Belarus crisis: Alexander Lukashenko’s strategy for winning the stalemate.

Belarus society has been divided and stuck in a stalemate over the recent presidential elections result. Peaceful protests continue at an unprecedented scale for Belarus for more than a hundred days now. Current president Alexander Lukashenko aims to exhaust the protesters by employing certain tactics – most of which are known from the Russian case.

After more than one hundred days of protests, Belarus citizens still remain unbroken and continue protesting against the incumbent president and his regime, which is considered corrupt and is accused of disrespect towards human rights and freedom of expression in the country. Lukashenko remains the only historical Belarus president and has been in this role since 1994. The evidently rigged elections of August 9th sparked an unprecedented wave of protests. The scale of the protests can be understood as a release of broader social conflict and suppression of self-determination of the citizens. For decades, it has been brewing under the lid since the early days of independent Belarus, finally achieving critical levels after the recent presidential elections.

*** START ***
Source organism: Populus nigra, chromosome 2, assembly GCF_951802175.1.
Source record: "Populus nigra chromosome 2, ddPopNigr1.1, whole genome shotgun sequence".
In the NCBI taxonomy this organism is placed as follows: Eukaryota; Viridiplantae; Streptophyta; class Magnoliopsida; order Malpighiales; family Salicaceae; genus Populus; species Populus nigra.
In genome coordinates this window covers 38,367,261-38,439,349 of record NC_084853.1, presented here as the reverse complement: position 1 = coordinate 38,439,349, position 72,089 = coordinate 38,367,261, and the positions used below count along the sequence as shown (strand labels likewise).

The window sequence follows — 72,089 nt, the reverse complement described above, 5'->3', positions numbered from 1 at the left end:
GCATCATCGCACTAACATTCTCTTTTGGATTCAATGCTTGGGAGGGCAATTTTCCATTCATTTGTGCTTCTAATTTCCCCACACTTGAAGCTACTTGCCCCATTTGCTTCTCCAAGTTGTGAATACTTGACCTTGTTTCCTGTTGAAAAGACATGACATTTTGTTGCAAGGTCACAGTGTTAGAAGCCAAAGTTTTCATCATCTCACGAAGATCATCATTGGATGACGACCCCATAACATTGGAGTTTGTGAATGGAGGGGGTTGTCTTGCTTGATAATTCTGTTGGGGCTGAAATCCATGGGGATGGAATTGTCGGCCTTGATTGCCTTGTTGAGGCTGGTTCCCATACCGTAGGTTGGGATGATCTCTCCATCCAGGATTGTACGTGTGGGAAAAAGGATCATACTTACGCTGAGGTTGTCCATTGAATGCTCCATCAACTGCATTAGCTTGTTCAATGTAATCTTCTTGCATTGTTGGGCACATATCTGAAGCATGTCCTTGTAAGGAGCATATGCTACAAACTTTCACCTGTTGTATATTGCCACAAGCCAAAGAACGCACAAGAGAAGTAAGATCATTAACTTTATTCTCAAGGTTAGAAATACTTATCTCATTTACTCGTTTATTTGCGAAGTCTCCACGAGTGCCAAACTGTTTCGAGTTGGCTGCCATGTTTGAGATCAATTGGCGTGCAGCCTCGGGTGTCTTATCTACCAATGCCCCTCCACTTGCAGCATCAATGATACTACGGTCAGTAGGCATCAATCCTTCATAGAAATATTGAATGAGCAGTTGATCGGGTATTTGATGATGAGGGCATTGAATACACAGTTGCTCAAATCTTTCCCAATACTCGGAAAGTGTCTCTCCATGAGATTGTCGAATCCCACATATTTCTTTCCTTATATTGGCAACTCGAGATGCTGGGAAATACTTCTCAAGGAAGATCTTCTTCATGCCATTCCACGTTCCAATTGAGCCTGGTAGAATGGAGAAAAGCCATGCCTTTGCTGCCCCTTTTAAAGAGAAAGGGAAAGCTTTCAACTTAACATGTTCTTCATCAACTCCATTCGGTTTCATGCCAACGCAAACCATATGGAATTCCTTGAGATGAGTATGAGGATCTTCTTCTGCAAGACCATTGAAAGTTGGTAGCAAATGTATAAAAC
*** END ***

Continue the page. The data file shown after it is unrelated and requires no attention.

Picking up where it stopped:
While the protests are accompanied with police brutality and violations of human rights from the side of the government, they still remain in a state that can be considered as peaceful. There is little radicalization amongst the protesters and the leadership of people demanding a change urge them to refrain from taking a harder line against the regime. In other words, the crisis has so far been a “staring contest” between the protesters and the police lines guarding governmental buildings and squares. This did not, and still does not prevent the “Militia” (Belarus police still carries the name from the Soviet era) from committing crimes against the protesters, in hopes it would deter others from joining the opposition on the streets.


Police brutality and division of the society.

Alexander Lukashenko was always a man who could switch the gears swiftly – balancing between Russian influence and expectations of unification on one hand, and the EU and the prospect of one day becoming an EU member on the other. However, the recent protests have put Belarus even farther away than Turkey was on the EU extension list. Numerous covered murders, political abductions, maiming, property destruction and other human rights violations have been committed by the police since the protests became nation-wide. For better or worse, there is no direct evidence that most of it was sanctioned by the president himself.